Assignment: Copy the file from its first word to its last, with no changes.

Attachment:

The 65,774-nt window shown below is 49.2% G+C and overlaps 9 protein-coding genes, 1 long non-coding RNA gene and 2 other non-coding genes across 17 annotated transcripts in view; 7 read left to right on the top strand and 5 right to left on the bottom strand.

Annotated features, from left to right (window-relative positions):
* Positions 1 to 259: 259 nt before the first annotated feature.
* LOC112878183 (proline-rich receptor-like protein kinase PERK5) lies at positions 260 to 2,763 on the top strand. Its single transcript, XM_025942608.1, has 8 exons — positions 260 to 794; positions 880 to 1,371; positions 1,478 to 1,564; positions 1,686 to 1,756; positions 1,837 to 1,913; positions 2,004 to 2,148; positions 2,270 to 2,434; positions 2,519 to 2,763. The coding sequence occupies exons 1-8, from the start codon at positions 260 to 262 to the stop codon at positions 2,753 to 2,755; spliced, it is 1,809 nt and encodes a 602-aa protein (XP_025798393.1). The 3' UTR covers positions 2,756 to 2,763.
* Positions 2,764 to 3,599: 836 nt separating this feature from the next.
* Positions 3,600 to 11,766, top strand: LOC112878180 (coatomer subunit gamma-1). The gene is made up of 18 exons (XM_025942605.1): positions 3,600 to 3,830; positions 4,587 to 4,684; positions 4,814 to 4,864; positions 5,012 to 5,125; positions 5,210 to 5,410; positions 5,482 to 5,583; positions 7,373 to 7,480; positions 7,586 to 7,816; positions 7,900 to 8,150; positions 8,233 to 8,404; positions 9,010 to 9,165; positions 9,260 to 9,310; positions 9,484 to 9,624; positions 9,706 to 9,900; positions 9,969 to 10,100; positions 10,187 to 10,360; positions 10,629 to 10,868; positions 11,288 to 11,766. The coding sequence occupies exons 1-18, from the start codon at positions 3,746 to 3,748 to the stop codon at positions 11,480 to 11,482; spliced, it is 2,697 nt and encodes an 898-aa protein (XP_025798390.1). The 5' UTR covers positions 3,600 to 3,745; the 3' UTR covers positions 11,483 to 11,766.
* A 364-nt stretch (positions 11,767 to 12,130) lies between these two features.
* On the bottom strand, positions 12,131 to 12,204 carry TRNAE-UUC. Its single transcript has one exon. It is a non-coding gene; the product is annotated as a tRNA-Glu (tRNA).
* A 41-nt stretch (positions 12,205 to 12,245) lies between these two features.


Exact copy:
The 65,774-nt window shown below is 49.2% G+C and overlaps 9 protein-coding genes, 1 long non-coding RNA gene and 2 other non-coding genes across 17 annotated transcripts in view; 7 read left to right on the top strand and 5 right to left on the bottom strand.

Annotated features, from left to right (window-relative positions):
* Positions 1 to 259: 259 nt before the first annotated feature.
* LOC112878183 (proline-rich receptor-like protein kinase PERK5) lies at positions 260 to 2,763 on the top strand. Its single transcript, XM_025942608.1, has 8 exons — positions 260 to 794; positions 880 to 1,371; positions 1,478 to 1,564; positions 1,686 to 1,756; positions 1,837 to 1,913; positions 2,004 to 2,148; positions 2,270 to 2,434; positions 2,519 to 2,763. The coding sequence occupies exons 1-8, from the start codon at positions 260 to 262 to the stop codon at positions 2,753 to 2,755; spliced, it is 1,809 nt and encodes a 602-aa protein (XP_025798393.1). The 3' UTR covers positions 2,756 to 2,763.
* Positions 2,764 to 3,599: 836 nt separating this feature from the next.
* Positions 3,600 to 11,766, top strand: LOC112878180 (coatomer subunit gamma-1). The gene is made up of 18 exons (XM_025942605.1): positions 3,600 to 3,830; positions 4,587 to 4,684; positions 4,814 to 4,864; positions 5,012 to 5,125; positions 5,210 to 5,410; positions 5,482 to 5,583; positions 7,373 to 7,480; positions 7,586 to 7,816; positions 7,900 to 8,150; positions 8,233 to 8,404; positions 9,010 to 9,165; positions 9,260 to 9,310; positions 9,484 to 9,624; positions 9,706 to 9,900; positions 9,969 to 10,100; positions 10,187 to 10,360; positions 10,629 to 10,868; positions 11,288 to 11,766. The coding sequence occupies exons 1-18, from the start codon at positions 3,746 to 3,748 to the stop codon at positions 11,480 to 11,482; spliced, it is 2,697 nt and encodes an 898-aa protein (XP_025798390.1). The 5' UTR covers positions 3,600 to 3,745; the 3' UTR covers positions 11,483 to 11,766.
* A 364-nt stretch (positions 11,767 to 12,130) lies between these two features.
* On the bottom strand, positions 12,131 to 12,204 carry TRNAE-UUC. Its single transcript has one exon. It is a non-coding gene; the product is annotated as a tRNA-Glu (tRNA).
* A 41-nt stretch (positions 12,205 to 12,245) lies between these two features.